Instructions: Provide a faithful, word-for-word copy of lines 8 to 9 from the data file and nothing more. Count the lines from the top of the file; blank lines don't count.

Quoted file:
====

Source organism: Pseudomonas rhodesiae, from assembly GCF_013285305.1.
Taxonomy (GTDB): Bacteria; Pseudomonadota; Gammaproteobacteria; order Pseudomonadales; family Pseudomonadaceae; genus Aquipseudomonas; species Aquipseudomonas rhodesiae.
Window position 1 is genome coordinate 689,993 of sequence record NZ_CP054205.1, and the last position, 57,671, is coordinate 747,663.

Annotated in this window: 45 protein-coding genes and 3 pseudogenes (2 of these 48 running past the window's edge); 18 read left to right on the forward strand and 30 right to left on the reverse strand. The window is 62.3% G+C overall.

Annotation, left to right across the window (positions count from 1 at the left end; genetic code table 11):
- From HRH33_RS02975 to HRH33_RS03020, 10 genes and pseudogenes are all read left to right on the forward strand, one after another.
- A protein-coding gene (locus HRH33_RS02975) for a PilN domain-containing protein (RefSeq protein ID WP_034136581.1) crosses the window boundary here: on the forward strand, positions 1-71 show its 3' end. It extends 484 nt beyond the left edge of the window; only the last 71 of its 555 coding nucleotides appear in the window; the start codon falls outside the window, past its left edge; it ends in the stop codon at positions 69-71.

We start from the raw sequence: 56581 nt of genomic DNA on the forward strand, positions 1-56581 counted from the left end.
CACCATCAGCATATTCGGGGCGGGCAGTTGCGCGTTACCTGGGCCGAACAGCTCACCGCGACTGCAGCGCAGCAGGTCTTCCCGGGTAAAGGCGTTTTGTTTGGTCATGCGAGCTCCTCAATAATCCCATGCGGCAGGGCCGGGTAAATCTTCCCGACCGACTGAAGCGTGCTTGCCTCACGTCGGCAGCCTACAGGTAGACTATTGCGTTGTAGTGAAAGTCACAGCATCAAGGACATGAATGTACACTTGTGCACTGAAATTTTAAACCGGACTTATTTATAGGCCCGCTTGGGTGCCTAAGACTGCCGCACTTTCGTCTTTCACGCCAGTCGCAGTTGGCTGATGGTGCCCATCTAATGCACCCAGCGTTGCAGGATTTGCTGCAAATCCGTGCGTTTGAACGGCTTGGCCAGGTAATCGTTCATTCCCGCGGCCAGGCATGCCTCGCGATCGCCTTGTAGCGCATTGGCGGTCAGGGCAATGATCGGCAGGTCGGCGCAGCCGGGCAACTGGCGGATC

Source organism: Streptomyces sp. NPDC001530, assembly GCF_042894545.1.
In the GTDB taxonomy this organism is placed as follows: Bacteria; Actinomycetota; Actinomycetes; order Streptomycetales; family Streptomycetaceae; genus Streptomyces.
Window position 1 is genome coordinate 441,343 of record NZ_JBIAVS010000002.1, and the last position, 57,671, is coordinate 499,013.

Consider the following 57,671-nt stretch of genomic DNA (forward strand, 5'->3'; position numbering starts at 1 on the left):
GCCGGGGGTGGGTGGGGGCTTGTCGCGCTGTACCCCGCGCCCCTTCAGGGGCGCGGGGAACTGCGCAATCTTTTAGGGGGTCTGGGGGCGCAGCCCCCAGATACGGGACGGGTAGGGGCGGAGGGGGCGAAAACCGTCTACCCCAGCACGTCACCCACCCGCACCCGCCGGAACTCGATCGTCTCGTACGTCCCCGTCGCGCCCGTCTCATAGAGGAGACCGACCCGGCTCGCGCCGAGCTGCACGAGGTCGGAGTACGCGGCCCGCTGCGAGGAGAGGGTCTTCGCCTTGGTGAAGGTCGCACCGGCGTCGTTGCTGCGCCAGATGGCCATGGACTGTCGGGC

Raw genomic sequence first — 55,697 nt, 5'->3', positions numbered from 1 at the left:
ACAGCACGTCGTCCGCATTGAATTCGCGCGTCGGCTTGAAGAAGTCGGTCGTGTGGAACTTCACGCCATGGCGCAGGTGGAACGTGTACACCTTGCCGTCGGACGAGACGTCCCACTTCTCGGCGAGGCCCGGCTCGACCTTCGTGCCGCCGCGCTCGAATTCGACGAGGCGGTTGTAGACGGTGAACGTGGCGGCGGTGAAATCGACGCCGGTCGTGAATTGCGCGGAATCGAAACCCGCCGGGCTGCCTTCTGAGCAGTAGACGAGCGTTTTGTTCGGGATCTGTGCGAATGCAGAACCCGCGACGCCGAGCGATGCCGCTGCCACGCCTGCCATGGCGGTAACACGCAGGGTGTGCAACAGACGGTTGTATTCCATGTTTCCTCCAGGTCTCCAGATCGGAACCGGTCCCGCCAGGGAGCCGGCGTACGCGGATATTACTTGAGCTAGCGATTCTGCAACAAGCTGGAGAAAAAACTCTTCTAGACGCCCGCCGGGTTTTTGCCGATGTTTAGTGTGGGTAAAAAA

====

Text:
We start from the raw sequence: 56581 nt of genomic DNA on the forward strand, positions 1-56581 counted from the left end.
CACCATCAGCATATTCGGGGCGGGCAGTTGCGCGTTACCTGGGCCGAACAGCTCACCGCGACTGCAGCGCAGCAGGTCTTCCCGGGTAAAGGCGTTTTGTTTGGTCATGCGAGCTCCTCAATAATCCCATGCGGCAGGGCCGGGTAAATCTTCCCGACCGACTGAAGCGTGCTTGCCTCACGTCGGCAGCCTACAGGTAGACTATTGCGTTGTAGTGAAAGTCACAGCATCAAGGACATGAATGTACACTTGTGCACTGAAATTTTAAACCGGACTTATTTATAGGCCCGCTTGGGTGCCTAAGACTGCCGCACTTTCGTCTTTCACGCCAGTCGCAGTTGGCTGATGGTGCCCATCTAATGCACCCAGCGTTGCAGGATTTGCTGCAAATCCGTGCGTTTGAACGGCTTGGCCAGGTAATCGTTCATTCCCGCGGCCAGGCATGCCTCGCGATCGCCTTGTAGCGCATTGGCGGTCAGGGCAATGATCGGCAGGTCGGCGCAGCCGGGCAACTGGCGGATC